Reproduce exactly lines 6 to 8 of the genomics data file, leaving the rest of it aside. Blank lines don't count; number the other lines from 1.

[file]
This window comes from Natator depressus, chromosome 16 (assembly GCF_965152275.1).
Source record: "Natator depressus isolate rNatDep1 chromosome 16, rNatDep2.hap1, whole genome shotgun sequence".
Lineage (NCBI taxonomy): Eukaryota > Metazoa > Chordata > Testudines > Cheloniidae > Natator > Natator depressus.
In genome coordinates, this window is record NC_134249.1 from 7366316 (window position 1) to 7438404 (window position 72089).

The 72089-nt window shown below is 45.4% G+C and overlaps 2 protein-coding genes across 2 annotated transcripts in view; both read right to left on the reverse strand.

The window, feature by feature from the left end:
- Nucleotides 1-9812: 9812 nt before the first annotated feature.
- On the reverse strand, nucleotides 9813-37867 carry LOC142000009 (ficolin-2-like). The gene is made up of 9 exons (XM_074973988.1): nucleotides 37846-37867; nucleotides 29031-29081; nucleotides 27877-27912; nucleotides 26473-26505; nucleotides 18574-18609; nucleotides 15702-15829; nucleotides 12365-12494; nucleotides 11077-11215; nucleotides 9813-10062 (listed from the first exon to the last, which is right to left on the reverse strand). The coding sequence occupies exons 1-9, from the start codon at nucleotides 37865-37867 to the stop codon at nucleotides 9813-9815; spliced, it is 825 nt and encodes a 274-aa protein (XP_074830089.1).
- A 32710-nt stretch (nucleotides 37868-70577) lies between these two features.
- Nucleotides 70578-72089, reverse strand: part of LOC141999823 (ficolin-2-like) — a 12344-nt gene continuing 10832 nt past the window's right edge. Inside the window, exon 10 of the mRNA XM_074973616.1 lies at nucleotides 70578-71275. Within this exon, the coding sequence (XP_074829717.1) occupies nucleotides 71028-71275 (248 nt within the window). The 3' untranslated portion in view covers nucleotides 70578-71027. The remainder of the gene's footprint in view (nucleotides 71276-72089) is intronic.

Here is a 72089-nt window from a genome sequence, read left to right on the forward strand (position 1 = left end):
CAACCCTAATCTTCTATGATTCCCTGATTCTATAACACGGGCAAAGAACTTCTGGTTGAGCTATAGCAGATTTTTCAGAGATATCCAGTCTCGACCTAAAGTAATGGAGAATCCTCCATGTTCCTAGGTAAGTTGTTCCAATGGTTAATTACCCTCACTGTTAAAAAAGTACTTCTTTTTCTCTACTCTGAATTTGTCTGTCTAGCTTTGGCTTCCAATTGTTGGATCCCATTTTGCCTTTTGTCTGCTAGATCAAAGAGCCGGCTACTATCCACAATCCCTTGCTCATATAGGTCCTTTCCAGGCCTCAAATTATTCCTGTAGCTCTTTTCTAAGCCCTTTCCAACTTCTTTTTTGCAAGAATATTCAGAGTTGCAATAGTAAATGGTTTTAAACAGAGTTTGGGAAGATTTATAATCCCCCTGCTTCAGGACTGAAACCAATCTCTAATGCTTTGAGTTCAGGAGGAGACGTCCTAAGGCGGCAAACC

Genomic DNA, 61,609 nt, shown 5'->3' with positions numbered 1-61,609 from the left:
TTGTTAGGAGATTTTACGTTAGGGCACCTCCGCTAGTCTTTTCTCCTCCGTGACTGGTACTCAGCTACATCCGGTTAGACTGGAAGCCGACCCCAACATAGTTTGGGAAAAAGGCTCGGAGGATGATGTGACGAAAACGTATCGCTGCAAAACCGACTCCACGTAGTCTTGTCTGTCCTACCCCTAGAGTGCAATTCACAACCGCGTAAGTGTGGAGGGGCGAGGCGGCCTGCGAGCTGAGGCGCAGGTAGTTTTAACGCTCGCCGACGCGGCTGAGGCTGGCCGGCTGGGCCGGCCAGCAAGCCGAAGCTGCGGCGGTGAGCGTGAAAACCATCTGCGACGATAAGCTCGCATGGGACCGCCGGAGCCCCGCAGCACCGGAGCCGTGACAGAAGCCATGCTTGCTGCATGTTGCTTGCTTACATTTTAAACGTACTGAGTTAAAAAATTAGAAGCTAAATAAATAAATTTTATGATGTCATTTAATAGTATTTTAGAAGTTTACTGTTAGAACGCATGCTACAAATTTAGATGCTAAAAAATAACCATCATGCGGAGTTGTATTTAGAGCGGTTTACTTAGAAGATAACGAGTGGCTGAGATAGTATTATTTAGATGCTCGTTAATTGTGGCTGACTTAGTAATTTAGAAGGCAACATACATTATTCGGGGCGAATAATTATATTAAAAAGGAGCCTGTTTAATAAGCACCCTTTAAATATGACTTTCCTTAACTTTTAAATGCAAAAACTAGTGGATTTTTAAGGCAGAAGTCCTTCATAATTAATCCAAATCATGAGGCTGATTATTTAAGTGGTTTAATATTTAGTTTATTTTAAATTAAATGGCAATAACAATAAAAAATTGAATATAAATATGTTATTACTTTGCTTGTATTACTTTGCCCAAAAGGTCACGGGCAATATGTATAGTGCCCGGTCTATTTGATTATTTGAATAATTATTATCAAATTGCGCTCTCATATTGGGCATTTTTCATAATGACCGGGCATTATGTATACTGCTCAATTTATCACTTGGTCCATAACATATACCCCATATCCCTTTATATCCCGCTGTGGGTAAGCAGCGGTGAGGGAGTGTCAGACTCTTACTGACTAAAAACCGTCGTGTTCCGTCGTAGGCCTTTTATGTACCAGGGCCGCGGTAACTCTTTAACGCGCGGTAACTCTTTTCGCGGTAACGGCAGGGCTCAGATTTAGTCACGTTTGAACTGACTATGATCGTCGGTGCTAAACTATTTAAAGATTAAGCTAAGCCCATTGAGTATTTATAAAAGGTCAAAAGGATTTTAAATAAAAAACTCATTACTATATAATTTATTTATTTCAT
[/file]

The window, feature by feature from the left end:
- Nucleotides 1-9812: 9812 nt before the first annotated feature.
- On the reverse strand, nucleotides 9813-37867 carry LOC142000009 (ficolin-2-like). The gene is made up of 9 exons (XM_074973988.1): nucleotides 37846-37867; nucleotides 29031-29081; nucleotides 27877-27912; nucleotides 26473-26505; nucleotides 18574-18609; nucleotides 15702-15829; nucleotides 12365-12494; nucleotides 11077-11215; nucleotides 9813-10062 (listed from the first exon to the last, which is right to left on the reverse strand). The coding sequence occupies exons 1-9, from the start codon at nucleotides 37865-37867 to the stop codon at nucleotides 9813-9815; spliced, it is 825 nt and encodes a 274-aa protein (XP_074830089.1).